Dont bite off more than you can chew. Despite their complaints, a majority of food franchisees69%said theyd do it all over again, though thats a lower percentage than the 72% of all franchisees (not just food operators) who said they dont regret their decision. We survey tons of franchisees: Theyll bash their franchiser on training and leadership, but when you ask them, Would you do it again? the majority of them say, Sure, said Eric Stites, chief executive of Franchise Business Review. Its that love-hate thing. Food franchisees earned an average of $82,000 in 2012, according to the survey, but that average masks wide disparities: 50% of the food operators surveyed said they earned less than $50,000, while 25% earned more than $100,000. Restaurant operators also tend to work long hours: 68% of franchisees surveyed work 40 or more hours per week, 59% work evenings at least a couple of times a week, and 47% almost always work weekends (that compares to 35% of franchisees in all industries). One franchisee quoted in the report said restaurant owners should expect to work 10- to 14-hour days. Read the report. Not an easy path to success Investing in a food franchise can also take substantially more start-up capital than other types of franchises, thanks to real-estate, equipment and supply costs, plus other expenses. Still, the initial investment can vary from as low as $34,500 to as high as $4 million, depending on the type of restaurant, the report said. While starting any type of franchise may be easier than launching an independent small business, franchising is not really an easy path to success, Stites said. Key mistakes to avoid The surveys finding that satisfaction is lower among food franchisees than other types of franchisees is not unusual, Stites said. The food sector is a little bit more complicated a business to run, he said, noting that its often very employee heavy, plus entails dealing with fluctuating food prices, the potential for food spoilage and other challenges. On top of that, youve got probably some of the slimmest profit margins of any business, he said. Franchisees without prior restaurant experience may be in for a rude awakening.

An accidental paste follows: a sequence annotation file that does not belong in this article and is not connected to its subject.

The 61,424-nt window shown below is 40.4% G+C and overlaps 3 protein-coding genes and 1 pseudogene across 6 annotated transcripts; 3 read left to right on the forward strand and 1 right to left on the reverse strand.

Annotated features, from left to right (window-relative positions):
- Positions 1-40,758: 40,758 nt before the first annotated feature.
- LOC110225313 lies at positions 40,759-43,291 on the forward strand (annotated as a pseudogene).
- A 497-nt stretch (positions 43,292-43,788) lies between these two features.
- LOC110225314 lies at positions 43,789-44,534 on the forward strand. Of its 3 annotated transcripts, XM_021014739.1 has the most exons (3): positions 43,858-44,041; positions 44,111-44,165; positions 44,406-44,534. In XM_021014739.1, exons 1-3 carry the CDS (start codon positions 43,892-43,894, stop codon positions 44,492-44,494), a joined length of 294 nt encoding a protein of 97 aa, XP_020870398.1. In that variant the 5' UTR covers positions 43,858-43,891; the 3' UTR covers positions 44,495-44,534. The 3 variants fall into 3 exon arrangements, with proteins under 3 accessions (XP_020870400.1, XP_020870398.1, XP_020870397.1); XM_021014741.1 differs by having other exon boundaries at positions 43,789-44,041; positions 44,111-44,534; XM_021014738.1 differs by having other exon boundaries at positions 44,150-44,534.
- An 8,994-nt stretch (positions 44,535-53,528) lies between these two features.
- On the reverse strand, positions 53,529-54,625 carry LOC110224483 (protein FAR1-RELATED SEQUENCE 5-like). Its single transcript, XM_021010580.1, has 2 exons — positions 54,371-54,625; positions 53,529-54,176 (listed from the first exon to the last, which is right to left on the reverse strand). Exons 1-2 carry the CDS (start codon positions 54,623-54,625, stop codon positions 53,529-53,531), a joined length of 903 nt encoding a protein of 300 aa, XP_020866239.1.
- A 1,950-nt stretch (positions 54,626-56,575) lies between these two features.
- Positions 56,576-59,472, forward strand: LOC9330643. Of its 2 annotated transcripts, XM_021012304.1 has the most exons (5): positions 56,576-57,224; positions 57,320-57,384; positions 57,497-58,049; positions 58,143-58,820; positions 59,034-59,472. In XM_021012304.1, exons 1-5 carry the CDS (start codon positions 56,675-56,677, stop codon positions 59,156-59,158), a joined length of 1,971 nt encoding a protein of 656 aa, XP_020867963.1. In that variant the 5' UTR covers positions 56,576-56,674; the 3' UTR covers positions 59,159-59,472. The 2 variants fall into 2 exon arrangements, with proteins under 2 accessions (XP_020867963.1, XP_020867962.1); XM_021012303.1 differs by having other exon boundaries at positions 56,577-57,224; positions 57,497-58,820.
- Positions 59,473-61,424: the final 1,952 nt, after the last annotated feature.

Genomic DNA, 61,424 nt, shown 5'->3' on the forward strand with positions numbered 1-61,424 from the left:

Food franchisees face low pay, long hours
(Photo: Photodisc/ Getty Images) Fast-food drive-thrus are getting slower and slower Too many complicated products are slowing things down Also, chains are trying to keep orders more accurate SHARE 14 CONNECT 9 TWEET 3 COMMENTEMAILMORE As if the fast-food industry doesn’t have enough headaches, now it’s got a new one: It’s getting too slow. Never mind that its first name is “fast.” The amount of time that consumers are spending waiting in lines at fast-food drive-thru windows is getting longer, not shorter, mostly due to the growing complexity of new products that the major fast-food chains are selling. This, according to 2013 Drive-Thru Performance Study conducted for QSR Magazine, a fast-food industry trade publication. The study, to be released today, also says that industry giant McDonald’s posted its slowest-ever drive-thru time in the 15-year history of the drive-thru study requiring an average 189.5 seconds for the typical drive-thru customer to go from order to pickup. That’s roughly nine seconds longer than the industry average, reports the study conducted this summer by Insula Research. The importance of the drive-thru business to the $299 billion fast-food industry cannot be overstated. Many major chains do 60% to 70% of their business at the drive-thru. That’s even nudged so-called fast-casual chains like Panera to move into the drive-thru arena and increase the number of drive-thrus it opens. The industry issue that’s slowing down service: menu bloat. Fast food’s ongoing market-share battle is forcing big chains to roll out more premium and more complex products more often. “The operational pressures to assemble those items are slowing down the drive-thru,” says Sam Oches, editor of QSR. For example, Taco Bell told QSR that its Cantina Bell bowls sometimes have up to 12 ingredients which are much more complex to assemble than, say, a Doritos Locos Taco. There’s another factor at work, too: accuracy.